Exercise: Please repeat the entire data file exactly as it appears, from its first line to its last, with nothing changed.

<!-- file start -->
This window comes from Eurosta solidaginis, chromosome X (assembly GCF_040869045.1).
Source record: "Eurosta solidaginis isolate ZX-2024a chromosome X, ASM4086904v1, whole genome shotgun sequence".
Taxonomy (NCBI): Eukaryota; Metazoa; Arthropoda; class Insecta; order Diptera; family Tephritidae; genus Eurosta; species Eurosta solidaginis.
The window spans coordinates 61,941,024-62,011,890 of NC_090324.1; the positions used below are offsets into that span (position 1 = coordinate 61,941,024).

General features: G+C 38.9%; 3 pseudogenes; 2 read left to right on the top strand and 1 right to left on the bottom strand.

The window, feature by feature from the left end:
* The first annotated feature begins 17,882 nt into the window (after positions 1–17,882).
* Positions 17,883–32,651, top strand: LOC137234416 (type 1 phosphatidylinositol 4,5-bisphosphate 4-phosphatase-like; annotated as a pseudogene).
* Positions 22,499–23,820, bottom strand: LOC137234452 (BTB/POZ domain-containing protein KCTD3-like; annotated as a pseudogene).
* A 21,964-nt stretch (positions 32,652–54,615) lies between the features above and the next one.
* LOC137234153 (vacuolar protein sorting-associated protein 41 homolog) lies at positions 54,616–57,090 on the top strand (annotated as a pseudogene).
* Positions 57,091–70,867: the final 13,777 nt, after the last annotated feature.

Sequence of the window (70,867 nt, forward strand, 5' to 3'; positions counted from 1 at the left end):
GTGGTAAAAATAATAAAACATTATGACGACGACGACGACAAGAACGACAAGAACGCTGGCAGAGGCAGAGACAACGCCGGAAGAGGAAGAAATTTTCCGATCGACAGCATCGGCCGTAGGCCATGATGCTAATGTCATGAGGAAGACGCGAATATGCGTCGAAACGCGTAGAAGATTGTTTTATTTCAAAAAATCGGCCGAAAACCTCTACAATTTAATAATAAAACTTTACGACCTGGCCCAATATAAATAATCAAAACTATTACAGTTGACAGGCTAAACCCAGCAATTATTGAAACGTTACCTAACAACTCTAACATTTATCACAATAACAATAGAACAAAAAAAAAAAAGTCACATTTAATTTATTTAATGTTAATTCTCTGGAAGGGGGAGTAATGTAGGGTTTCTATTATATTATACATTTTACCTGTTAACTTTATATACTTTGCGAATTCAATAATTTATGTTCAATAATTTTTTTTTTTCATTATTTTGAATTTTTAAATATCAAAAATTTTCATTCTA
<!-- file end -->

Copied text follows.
This window comes from Eurosta solidaginis, chromosome X (assembly GCF_040869045.1).
Source record: "Eurosta solidaginis isolate ZX-2024a chromosome X, ASM4086904v1, whole genome shotgun sequence".
Taxonomy (NCBI): Eukaryota; Metazoa; Arthropoda; class Insecta; order Diptera; family Tephritidae; genus Eurosta; species Eurosta solidaginis.
The window spans coordinates 61,941,024-62,011,890 of NC_090324.1; the positions used below are offsets into that span (position 1 = coordinate 61,941,024).

General features: G+C 38.9%; 3 pseudogenes; 2 read left to right on the top strand and 1 right to left on the bottom strand.

The window, feature by feature from the left end:
* The first annotated feature begins 17,882 nt into the window (after positions 1–17,882).
* Positions 17,883–32,651, top strand: LOC137234416 (type 1 phosphatidylinositol 4,5-bisphosphate 4-phosphatase-like; annotated as a pseudogene).
* Positions 22,499–23,820, bottom strand: LOC137234452 (BTB/POZ domain-containing protein KCTD3-like; annotated as a pseudogene).
* A 21,964-nt stretch (positions 32,652–54,615) lies between the features above and the next one.
* LOC137234153 (vacuolar protein sorting-associated protein 41 homolog) lies at positions 54,616–57,090 on the top strand (annotated as a pseudogene).
* Positions 57,091–70,867: the final 13,777 nt, after the last annotated feature.

Sequence of the window (70,867 nt, forward strand, 5' to 3'; positions counted from 1 at the left end):
GTGGTAAAAATAATAAAACATTATGACGACGACGACGACAAGAACGACAAGAACGCTGGCAGAGGCAGAGACAACGCCGGAAGAGGAAGAAATTTTCCGATCGACAGCATCGGCCGTAGGCCATGATGCTAATGTCATGAGGAAGACGCGAATATGCGTCGAAACGCGTAGAAGATTGTTTTATTTCAAAAAATCGGCCGAAAACCTCTACAATTTAATAATAAAACTTTACGACCTGGCCCAATATAAATAATCAAAACTATTACAGTTGACAGGCTAAACCCAGCAATTATTGAAACGTTACCTAACAACTCTAACATTTATCACAATAACAATAGAACAAAAAAAAAAAAGTCACATTTAATTTATTTAATGTTAATTCTCTGGAAGGGGGAGTAATGTAGGGTTTCTATTATATTATACATTTTACCTGTTAACTTTATATACTTTGCGAATTCAATAATTTATGTTCAATAATTTTTTTTTTTCATTATTTTGAATTTTTAAATATCAAAAATTTTCATTCTA